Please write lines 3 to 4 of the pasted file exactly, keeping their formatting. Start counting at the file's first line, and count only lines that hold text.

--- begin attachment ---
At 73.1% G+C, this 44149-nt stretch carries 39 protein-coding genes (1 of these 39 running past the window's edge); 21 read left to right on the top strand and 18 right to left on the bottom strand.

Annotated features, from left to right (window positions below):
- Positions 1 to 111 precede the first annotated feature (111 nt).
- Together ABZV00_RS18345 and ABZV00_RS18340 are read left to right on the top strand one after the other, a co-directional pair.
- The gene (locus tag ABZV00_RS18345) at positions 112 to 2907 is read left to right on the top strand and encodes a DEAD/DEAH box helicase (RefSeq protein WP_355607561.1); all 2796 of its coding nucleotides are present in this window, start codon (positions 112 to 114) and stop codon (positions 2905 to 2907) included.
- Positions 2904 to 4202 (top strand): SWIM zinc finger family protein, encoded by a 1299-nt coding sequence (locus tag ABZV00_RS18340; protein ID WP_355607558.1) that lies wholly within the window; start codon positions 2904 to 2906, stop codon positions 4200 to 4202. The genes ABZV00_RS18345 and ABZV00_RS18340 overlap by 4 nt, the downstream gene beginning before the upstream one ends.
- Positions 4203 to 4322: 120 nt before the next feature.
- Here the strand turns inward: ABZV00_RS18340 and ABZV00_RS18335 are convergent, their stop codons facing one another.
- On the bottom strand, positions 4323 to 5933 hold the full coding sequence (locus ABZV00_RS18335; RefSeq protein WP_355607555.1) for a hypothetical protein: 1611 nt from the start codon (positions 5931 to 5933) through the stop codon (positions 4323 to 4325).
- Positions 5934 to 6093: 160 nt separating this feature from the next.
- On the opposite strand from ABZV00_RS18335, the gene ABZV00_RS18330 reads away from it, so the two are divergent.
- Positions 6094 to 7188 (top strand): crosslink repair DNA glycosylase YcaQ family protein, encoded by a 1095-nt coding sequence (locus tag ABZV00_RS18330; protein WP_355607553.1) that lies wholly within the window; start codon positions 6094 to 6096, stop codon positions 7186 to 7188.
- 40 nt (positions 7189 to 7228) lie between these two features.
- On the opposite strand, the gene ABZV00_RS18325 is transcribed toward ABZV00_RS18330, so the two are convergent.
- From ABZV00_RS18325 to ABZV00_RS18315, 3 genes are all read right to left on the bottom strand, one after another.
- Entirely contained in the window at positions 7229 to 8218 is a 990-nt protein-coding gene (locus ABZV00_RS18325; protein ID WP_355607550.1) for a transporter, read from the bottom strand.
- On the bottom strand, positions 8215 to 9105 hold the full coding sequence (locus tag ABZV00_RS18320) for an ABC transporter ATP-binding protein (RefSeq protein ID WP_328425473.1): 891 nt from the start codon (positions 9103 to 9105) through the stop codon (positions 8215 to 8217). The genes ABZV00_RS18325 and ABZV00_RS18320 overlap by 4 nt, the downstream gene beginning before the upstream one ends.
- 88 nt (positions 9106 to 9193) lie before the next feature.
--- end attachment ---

- Positions 1 to 111 precede the first annotated feature (111 nt).
- Together ABZV00_RS18345 and ABZV00_RS18340 are read left to right on the top strand one after the other, a co-directional pair.